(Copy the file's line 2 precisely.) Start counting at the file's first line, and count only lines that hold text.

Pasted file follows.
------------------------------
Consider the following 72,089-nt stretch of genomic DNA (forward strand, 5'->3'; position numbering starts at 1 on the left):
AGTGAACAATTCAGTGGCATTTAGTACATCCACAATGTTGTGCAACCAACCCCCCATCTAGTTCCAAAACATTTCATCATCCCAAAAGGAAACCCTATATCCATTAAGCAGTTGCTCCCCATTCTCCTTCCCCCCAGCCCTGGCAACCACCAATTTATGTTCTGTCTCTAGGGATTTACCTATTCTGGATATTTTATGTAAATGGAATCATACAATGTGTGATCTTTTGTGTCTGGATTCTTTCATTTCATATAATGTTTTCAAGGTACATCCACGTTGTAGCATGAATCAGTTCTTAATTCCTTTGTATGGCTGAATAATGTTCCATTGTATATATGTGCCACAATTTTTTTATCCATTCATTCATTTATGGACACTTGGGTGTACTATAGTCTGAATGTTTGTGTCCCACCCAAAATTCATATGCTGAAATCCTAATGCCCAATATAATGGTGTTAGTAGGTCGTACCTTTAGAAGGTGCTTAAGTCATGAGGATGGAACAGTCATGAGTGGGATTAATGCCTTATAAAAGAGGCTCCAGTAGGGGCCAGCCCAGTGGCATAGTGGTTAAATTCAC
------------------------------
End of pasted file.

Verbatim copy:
AGTGAACAATTCAGTGGCATTTAGTACATCCACAATGTTGTGCAACCAACCCCCCATCTAGTTCCAAAACATTTCATCATCCCAAAAGGAAACCCTATATCCATTAAGCAGTTGCTCCCCATTCTCCTTCCCCCCAGCCCTGGCAACCACCAATTTATGTTCTGTCTCTAGGGATTTACCTATTCTGGATATTTTATGTAAATGGAATCATACAATGTGTGATCTTTTGTGTCTGGATTCTTTCATTTCATATAATGTTTTCAAGGTACATCCACGTTGTAGCATGAATCAGTTCTTAATTCCTTTGTATGGCTGAATAATGTTCCATTGTATATATGTGCCACAATTTTTTTATCCATTCATTCATTTATGGACACTTGGGTGTACTATAGTCTGAATGTTTGTGTCCCACCCAAAATTCATATGCTGAAATCCTAATGCCCAATATAATGGTGTTAGTAGGTCGTACCTTTAGAAGGTGCTTAAGTCATGAGGATGGAACAGTCATGAGTGGGATTAATGCCTTATAAAAGAGGCTCCAGTAGGGGCCAGCCCAGTGGCATAGTGGTTAAATTCAC